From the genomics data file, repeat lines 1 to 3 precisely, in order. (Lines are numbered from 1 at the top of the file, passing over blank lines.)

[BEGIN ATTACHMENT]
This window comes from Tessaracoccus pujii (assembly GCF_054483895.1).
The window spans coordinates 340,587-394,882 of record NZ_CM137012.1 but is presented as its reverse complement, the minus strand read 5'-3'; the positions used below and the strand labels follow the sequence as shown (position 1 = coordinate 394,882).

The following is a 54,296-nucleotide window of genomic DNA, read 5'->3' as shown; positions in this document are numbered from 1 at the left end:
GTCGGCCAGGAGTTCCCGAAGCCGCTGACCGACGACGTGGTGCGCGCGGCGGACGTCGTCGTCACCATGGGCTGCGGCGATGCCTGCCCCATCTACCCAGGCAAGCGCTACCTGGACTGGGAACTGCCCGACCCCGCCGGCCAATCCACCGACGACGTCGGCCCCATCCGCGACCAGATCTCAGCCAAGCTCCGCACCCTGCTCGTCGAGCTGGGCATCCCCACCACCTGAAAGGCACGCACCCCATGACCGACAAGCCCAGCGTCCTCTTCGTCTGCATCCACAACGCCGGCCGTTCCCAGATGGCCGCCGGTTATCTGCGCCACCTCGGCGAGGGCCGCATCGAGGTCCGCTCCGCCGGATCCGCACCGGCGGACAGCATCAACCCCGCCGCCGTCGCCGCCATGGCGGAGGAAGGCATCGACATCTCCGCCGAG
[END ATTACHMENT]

This window comes from Tessaracoccus pujii (assembly GCF_054483895.1).
The window spans coordinates 340,587-394,882 of record NZ_CM137012.1 but is presented as its reverse complement, the minus strand read 5'-3'; the positions used below and the strand labels follow the sequence as shown (position 1 = coordinate 394,882).

The following is a 54,296-nucleotide window of genomic DNA, read 5'->3' as shown; positions in this document are numbered from 1 at the left end: